Pakistan v Afghnaistan
Friday, 15:00 BST
Live on Sky Sports Cricket
Near-perfect so far from Pakistan
Two games, two wins. Not only that but they've beaten the pre-tournament favorites in India and in New Zealand, the other real threat in the Group. No disrespect to Afghanistan.
They've bowled beautifully upfront with Shaheen Shah Afridi picking up the man-of-the-match award in the India game and Haris Rauf in the New Zealand one.
The spinners have done their bit, too. All of Shahad Khan, Imad Wasim and Mohammad Hafeez have been economical and put pressure on opposition batsmen either in the Powerplay overs or in those all-important middle-overs when batsmen are looking to accelerate.
Up top with the bat Mohammad Rizwan and Babar Azam have batted sensibly yet positively, mostly punishing the bad balls and rotating the strike on the good ones.
And against New Zealand, they had a safety valve in the form of Asif Ali, who smashed 27 off 12 when they needed some lofty blows.
Having said all that, let's see how they get on when the toss goes against them and they have to bat first.
In terms of players, the only concern is fast bowler Hasan Ali, who hasn't got going. But he should keep his place, at least for the time being.
Likely XI: Rizwan, Azam, Zaman, Hafeez, Malik, Asif Ali, Khan, Wasim, Hasan Ali, Rauf, Afridi.
Afghans on course to ruffle some feathers
What should we read into Afghanistan's resounding win over Scotland?
On the one hand, Scotland have shown by losing to Namibia that they're probably considerably out of their depth here. If they couldn't deal with Namibia's spinners, then what chance did they have the match before against Rashid Khan and Mujeeb Ur Rahman? Not much.
But give credit where it's due. They were extremely positive with the bat, hitting 11 sixes on their way to posting the biggest score of the tournament so far (190). And they were excellent with the ball. It wasn't just the two already mentioned; everyone else was on the money, as well.
What that win did was give them a superb net run rate in addition to the points. Sure, India and New Zealand will have their chances to improve their own (net run rate) when they play Scotland and to a lesser extent, Namibia. But right now, Mohammad Nabi's men are in a strong position.
I'm not sure they're a 36.035/1 shot from a high of 150.0149/1 to go all the way, but they could yet ruffle a few feathers.
Likely XI: Zazai, Shahzad, Gurbuz, Zadran, Nabi, Afghan, Naib, Janat, Khan, Ul-Haq, Ur Rahman.
What's a good score in Dubai?
An awful batting performance saw the West Indies post just 55 against England, India appeared to be short with 155 against Pakistan and the Windies did the same with just 143 against South Africa.
Conclusions? Well, a par score is hard to call because of how poorly the Windies batted twice, while India left at least 20 runs out there themselves. But 170 would certainly be what you need to aim for because chasing is clearly the way to go. All three games were won by the chaser.
Pakistan will probably want to chase and win rather than getting practice at batting first for a future encounter. With his side's strength being spin, Nabi may wish to bat first and strangle the opposition with his tweakers, the blueprint for that win over the Scots.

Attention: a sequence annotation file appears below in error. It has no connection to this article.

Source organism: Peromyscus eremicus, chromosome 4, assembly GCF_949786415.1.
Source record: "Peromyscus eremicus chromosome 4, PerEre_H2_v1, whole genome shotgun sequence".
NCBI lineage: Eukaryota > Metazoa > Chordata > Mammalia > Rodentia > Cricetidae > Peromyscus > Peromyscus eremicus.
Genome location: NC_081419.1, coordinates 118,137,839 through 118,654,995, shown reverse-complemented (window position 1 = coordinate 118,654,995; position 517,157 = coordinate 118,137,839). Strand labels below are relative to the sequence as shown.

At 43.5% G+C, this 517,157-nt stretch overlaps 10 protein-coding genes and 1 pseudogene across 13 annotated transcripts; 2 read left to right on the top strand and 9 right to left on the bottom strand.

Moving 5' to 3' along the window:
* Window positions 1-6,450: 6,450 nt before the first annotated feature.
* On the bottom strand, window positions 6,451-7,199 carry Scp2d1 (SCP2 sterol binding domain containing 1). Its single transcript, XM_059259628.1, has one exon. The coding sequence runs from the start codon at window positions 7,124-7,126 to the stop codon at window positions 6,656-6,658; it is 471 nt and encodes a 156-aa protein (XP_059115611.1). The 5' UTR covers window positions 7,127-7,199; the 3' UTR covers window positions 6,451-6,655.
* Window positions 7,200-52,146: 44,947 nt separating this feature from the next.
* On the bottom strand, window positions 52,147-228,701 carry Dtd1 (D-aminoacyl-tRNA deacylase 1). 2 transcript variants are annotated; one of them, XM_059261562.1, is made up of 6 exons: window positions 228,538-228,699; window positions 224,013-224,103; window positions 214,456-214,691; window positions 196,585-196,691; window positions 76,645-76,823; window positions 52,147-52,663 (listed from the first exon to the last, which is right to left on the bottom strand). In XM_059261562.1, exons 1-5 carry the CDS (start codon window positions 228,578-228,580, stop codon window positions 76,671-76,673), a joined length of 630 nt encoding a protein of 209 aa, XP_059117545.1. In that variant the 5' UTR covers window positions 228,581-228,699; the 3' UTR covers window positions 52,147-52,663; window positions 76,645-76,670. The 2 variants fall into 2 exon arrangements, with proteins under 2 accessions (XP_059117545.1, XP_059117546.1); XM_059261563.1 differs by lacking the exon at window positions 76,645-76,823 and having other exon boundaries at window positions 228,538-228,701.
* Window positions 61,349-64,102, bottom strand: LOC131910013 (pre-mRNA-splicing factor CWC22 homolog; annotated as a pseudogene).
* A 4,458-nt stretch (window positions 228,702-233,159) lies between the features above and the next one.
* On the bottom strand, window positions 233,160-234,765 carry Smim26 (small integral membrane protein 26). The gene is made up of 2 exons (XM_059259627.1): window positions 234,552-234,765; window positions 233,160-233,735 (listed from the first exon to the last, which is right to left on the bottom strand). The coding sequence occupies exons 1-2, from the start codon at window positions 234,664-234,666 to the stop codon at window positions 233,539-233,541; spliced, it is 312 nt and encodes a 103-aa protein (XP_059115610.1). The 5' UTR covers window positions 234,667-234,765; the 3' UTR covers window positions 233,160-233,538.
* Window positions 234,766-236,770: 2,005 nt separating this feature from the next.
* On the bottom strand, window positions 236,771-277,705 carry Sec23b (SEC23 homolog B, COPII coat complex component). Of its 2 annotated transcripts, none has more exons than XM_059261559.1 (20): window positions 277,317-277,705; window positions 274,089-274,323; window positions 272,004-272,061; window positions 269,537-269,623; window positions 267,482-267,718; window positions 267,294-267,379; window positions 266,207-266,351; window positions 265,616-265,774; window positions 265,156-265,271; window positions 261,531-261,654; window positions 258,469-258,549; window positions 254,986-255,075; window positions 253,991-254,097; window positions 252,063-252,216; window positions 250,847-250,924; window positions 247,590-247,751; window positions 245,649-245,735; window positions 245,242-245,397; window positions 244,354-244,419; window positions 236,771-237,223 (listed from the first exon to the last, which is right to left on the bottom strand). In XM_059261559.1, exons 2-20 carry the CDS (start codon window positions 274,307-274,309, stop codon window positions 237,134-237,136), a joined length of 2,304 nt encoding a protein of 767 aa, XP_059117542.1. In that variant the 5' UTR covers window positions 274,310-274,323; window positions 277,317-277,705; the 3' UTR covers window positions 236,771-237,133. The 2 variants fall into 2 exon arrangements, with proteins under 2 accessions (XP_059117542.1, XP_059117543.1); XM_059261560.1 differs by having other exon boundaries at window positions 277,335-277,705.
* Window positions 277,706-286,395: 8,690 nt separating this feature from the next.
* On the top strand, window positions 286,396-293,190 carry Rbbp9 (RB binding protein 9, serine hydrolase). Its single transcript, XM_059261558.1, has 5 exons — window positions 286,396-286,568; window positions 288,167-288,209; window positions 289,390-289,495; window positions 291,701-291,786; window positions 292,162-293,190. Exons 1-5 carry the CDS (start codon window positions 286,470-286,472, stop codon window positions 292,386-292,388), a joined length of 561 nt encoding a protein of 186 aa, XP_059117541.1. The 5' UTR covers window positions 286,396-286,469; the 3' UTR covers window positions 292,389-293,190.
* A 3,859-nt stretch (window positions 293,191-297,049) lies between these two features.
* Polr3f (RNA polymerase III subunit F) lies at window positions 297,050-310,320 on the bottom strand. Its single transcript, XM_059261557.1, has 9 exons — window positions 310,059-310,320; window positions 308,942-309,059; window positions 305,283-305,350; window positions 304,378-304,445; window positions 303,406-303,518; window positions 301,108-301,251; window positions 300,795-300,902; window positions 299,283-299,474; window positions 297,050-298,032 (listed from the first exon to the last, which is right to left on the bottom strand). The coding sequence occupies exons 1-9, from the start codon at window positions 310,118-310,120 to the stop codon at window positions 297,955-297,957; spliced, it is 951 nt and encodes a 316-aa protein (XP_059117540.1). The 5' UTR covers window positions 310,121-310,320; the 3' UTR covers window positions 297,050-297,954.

But he'll probably make the call (if it comes to that) depending on whether he thinks there will be much dew around in the second innings.
Afghan trade could be on the cards
Pakistan are 1.351/3. Fair enough.
What's the best way of playing this? A trade for Afghanistan from 3.7511/4 into about 2.89/5 could be on if they bat first and Zazai and Shahzad get going, because they're not the sort to die wondering.
The problem with that is that Shaheen Shah Afridi and to a lesser extent Haris Rauf aren't the sort to let you get going very often.
But the same could be said if Pakistan bat first and lose one of their two brilliant openers within the first few overs. The market knows how vital Azam and Rizwan are and will react accordingly.
With Ur Rahman so effective in the first couple of overs, it's not out of the question.
What's the best way of playing this? A trade of Afghanistan from 3.7511/4 into about 2.89/5 could be on if they bat first and Zazai and Shahzad get going, because they're not the sort to die wondering.
Pakistan bowlers serious MOM candidates
Here are the players who won the man of the match award in games played at Dubai so far this WC in the Super 12 stage, bowling figures in brackets: Moeen Ali (2-17 off 4), Anrich Nortje (1-14 off 4), Shaheen Shah Afridi (31-3 off 4).
So, three bowlers have won the award in Dubai and two of them are fast bowlers. If Afghanistan cause a major upset, good on them, but the smart money is on Pakistan winning so the MOM will most likely come from their side.
The dice are loaded in favour of bowlers because it's a low-scoring ground.
As stated before, Afridi and Rauf picked up the award in their first two games and the sensible move is to split stakes between the pair here.
Apart from anything else, they're the only ones guaranteed to bowl four overs from among the bowlers. Afridi is 9/1 and Rauf 12/1.
Ul Haq the pick
Rashid Khan (5/4) and Mujeeb Ur Rahman (3/1) are all the rage in the Afghanistan top bowler market after taking four and five wickets respectively against Scotland. Of the two I'd certainly prefer Rahman at the prices.
But I much prefer Naveen Ul-Haq to either of them at 9/2. Four reasons.
Khan's T20I strike rate is 11.8, Ur Rahman's 15.2 and Ul Haq's 12.8; not much in it.
Secondly, we've seen already this is better suited to pace bowlers.
Thirdly, Ul Haq bowls at the death when Pakistan (if batting first) may go in search of quick runs at the end.
Fourth reason: price. Obviously. If there's not much to choose between them, would you rather be on a 5/4 shot or a 9/2 one? Yeah, me too.
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